IDF Chief of Staff Aviv Kohavi on Friday made a rare foray into Israeli politics, saying dragging fallen troops and their families into partisan debates was a “red line.”
The comments by Kohavi came days after supporters of Prime Minister Benjamin Netanyahu protested and berated the family of a fallen soldier for hosting anti-Netanyahu protesters, leading to widespread outrage.
In a piece sent to media outlets titled “Don’t touch the bereaved,” Kohavi said some issues must remain out of the fray.
“The State of Israel is a lively and vibrant democracy. This a source of strength that is expressed in open public discourse, a plurality of opinions and independent thinking, which is important to preserve and encourage. However, there are topics that must be left outside any debate, foremost the fallen and bereaved families,” he said.
While not addressing any specific incident, Kohavi bemoaned criticism of bereaved families that makes a “direct connection to their difficult loss,” saying this turned soldiers killed in battle into a point of political contention.
“This is a moral and humane red line that must not be crossed,” Kohavi said. “The fallen and the bereaved families are part of the IDF… Every soldier who serves in the IDF or gave his life for the nation, the nation will maintain and protect his honor and family.”
The IDF chief said Israelis must honor these families “at every opportunity” and embrace them.
“We’ll argue, we’ll disagree with each other, we’ll express a variety of opinions, but we’ll guard the families. This is our duty to ourselves, so that we do not slide down a slope of social schism, and it is our duty [to the families] — a national, moral and humane duty,” he said.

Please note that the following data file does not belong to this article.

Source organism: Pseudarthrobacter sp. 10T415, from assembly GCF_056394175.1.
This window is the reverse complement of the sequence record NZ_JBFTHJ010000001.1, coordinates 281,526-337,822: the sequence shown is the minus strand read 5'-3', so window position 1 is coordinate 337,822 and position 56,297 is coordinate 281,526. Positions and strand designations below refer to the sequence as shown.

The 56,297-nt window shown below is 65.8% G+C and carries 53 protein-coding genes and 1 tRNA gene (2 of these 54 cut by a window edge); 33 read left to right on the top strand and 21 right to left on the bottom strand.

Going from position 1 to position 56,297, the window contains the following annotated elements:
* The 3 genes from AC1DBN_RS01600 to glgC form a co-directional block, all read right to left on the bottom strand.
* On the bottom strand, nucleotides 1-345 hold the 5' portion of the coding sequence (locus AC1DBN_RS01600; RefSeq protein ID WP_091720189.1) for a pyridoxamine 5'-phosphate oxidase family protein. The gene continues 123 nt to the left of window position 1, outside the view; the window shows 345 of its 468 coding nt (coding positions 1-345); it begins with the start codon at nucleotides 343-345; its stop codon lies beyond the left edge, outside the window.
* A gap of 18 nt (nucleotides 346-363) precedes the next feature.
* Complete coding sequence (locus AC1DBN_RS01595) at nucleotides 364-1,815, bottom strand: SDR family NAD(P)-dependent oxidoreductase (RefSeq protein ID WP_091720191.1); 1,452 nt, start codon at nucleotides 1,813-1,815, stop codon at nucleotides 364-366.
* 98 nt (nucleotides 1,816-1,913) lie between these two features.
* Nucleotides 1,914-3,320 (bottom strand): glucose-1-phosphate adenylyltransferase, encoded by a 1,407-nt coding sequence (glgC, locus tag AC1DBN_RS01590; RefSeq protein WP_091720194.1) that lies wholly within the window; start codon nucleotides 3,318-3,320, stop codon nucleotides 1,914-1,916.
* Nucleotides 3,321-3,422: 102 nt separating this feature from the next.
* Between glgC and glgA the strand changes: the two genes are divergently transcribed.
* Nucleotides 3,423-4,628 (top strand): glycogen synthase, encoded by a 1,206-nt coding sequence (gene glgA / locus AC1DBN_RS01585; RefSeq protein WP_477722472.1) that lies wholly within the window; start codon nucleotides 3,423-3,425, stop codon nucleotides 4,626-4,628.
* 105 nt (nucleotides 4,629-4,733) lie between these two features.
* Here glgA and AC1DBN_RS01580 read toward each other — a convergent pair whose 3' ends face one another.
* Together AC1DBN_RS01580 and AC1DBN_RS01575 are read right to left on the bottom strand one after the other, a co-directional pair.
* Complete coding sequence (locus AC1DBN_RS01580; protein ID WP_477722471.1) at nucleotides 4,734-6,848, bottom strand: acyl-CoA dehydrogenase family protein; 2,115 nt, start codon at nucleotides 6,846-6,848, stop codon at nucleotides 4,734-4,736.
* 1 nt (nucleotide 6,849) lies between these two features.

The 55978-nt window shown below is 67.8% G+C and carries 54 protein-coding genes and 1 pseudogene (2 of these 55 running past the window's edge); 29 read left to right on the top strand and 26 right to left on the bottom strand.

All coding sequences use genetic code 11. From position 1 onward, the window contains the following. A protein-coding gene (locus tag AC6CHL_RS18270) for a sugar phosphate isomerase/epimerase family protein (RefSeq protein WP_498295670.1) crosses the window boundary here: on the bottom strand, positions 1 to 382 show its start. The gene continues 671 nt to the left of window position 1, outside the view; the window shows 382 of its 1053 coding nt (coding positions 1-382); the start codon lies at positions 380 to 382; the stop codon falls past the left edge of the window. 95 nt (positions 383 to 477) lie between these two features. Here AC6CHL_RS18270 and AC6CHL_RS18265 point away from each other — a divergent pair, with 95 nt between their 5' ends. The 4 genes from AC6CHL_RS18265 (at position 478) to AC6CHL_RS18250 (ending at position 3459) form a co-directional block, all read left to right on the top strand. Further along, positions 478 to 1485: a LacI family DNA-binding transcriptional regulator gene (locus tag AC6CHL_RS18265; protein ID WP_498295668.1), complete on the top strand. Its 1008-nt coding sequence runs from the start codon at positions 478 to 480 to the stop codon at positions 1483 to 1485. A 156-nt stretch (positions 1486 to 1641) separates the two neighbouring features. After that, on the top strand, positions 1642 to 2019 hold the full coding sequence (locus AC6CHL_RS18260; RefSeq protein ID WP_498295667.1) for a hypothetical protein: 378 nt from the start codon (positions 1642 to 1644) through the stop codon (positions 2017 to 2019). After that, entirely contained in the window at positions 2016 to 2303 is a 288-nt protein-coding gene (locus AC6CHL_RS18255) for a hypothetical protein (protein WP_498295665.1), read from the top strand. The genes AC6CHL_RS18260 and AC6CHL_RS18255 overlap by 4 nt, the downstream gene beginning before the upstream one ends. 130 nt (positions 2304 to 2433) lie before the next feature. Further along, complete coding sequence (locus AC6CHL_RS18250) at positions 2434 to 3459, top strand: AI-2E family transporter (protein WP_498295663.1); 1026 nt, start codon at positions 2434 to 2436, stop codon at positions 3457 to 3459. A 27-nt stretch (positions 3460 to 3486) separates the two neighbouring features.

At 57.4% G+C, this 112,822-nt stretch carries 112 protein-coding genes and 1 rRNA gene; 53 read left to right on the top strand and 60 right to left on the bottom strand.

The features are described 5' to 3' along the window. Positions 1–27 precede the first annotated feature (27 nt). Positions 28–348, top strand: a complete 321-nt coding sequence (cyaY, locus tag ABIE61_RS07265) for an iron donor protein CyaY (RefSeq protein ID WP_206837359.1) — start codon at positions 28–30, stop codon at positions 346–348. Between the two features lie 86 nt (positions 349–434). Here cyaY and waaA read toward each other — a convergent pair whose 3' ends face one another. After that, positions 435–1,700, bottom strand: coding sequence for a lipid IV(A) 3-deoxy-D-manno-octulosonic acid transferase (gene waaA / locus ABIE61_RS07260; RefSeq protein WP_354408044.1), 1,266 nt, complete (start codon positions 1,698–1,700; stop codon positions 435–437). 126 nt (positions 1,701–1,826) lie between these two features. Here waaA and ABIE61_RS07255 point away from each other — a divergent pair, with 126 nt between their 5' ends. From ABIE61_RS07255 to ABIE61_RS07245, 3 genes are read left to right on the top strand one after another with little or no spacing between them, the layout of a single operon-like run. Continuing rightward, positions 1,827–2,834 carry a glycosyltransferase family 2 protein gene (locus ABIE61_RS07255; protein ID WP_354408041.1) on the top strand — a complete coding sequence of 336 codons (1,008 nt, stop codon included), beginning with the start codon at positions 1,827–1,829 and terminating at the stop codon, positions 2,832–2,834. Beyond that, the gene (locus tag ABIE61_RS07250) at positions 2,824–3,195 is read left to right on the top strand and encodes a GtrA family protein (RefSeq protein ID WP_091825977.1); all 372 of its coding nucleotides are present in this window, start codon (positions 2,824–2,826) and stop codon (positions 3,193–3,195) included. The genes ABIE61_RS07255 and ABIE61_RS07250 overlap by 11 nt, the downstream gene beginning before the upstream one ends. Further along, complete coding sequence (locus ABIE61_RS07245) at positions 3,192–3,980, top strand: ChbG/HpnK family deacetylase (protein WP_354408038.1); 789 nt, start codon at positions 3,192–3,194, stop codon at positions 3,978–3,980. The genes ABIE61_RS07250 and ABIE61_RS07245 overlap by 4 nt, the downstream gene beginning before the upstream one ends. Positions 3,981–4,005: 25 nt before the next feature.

During a protest Tuesday in Caesarea, right-wing activists lobbed insults at the Farkash family, whose late son Tom was an air force pilot killed in a helicopter crash during the 2006 Second Lebanon War.
The protesters were angry that the family had reportedly hosted some of the demonstrators against Netanyahu in their home.
“There is a God and he punished her,” one member of a group of pro-Netanyahu protesters said of Tom Farkash’s mother. “I wish upon her another [lost child].”
“The fact that you lost a son does not give you the right,” another demonstrator shouted toward the home.
Farkash was born in Canada and had immigrated to Israel with his family at the age of eight.
“He is also bereaved,” one protester yelled toward the Farkash home, referring to Netanyahu, whose brother Yoni was killed while taking part in a hostage rescue operation in Entebbe in 1976.
The demonstration was condemned by Netanyahu, President Reuven Rivlin, Defense Minister Benny Gantz and Opposition chairman Yair Lapid.
Farkash’s mother, Anat, expressed outrage that the demonstrators would curse someone whose son had died defending the country.
The protester who had wished Anat lose another child, later apologized during a television interview.
Demonstrators have been holding regular protests against Netanyahu throughout the country, demanding he resign over his trial on charges of bribery, fraud and breach of trust, as well as his handling of the coronavirus pandemic.
In addition to a central protest in Jerusalem and satellite demonstrations around the country, demonstrators regularly rally outside the Netanyahu family’s private residence in Caesarea. The Farkash family had allowed anti-Netanyahu activists to demonstrate against the prime minister from the rooftop of their home, which is adjacent to his, Channel 12 reported.
After condemnations mounted on Wednesday, Netanyahu responded to the incident with a statement issued in the name of his Likud party.
He said he “forcefully condemns any comments relating to loss and bereavement… All his life Prime Minister Netanyahu has honored the sense of loss of bereaved families, and so must all, right or left.”
But he also complained that the protesters against him were staging their demonstrations less than 300 meters away from his Caesarea house, in contravention of a High Court decision.